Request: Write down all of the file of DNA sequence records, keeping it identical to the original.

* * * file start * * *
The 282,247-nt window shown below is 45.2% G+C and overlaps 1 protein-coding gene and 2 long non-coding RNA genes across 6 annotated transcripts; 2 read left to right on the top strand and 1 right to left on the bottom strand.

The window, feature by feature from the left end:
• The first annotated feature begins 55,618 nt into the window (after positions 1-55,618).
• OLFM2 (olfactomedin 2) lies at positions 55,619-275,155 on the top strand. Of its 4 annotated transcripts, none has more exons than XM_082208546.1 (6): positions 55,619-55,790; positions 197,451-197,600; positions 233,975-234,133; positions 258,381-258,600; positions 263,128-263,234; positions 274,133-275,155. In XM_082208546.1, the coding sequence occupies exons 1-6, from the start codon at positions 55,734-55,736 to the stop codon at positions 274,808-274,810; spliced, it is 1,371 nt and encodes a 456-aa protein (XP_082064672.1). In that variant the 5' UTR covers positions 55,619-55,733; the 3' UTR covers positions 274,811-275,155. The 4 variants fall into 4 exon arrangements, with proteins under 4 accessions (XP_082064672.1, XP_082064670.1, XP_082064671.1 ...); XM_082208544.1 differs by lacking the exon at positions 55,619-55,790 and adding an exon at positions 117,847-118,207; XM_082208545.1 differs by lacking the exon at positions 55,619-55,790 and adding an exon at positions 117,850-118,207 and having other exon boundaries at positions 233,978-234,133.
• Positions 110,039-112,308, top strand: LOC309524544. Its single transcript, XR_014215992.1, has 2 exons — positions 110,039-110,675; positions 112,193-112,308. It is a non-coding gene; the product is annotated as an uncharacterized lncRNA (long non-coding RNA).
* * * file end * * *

The 282,247-nt window shown below is 45.2% G+C and overlaps 1 protein-coding gene and 2 long non-coding RNA genes across 6 annotated transcripts; 2 read left to right on the top strand and 1 right to left on the bottom strand.

The window, feature by feature from the left end:
• The first annotated feature begins 55,618 nt into the window (after positions 1-55,618).
• OLFM2 (olfactomedin 2) lies at positions 55,619-275,155 on the top strand. Of its 4 annotated transcripts, none has more exons than XM_082208546.1 (6): positions 55,619-55,790; positions 197,451-197,600; positions 233,975-234,133; positions 258,381-258,600; positions 263,128-263,234; positions 274,133-275,155. In XM_082208546.1, the coding sequence occupies exons 1-6, from the start codon at positions 55,734-55,736 to the stop codon at positions 274,808-274,810; spliced, it is 1,371 nt and encodes a 456-aa protein (XP_082064672.1). In that variant the 5' UTR covers positions 55,619-55,733; the 3' UTR covers positions 274,811-275,155. The 4 variants fall into 4 exon arrangements, with proteins under 4 accessions (XP_082064672.1, XP_082064670.1, XP_082064671.1 ...); XM_082208544.1 differs by lacking the exon at positions 55,619-55,790 and adding an exon at positions 117,847-118,207; XM_082208545.1 differs by lacking the exon at positions 55,619-55,790 and adding an exon at positions 117,850-118,207 and having other exon boundaries at positions 233,978-234,133.
• Positions 110,039-112,308, top strand: LOC309524544. Its single transcript, XR_014215992.1, has 2 exons — positions 110,039-110,675; positions 112,193-112,308. It is a non-coding gene; the product is annotated as an uncharacterized lncRNA (long non-coding RNA).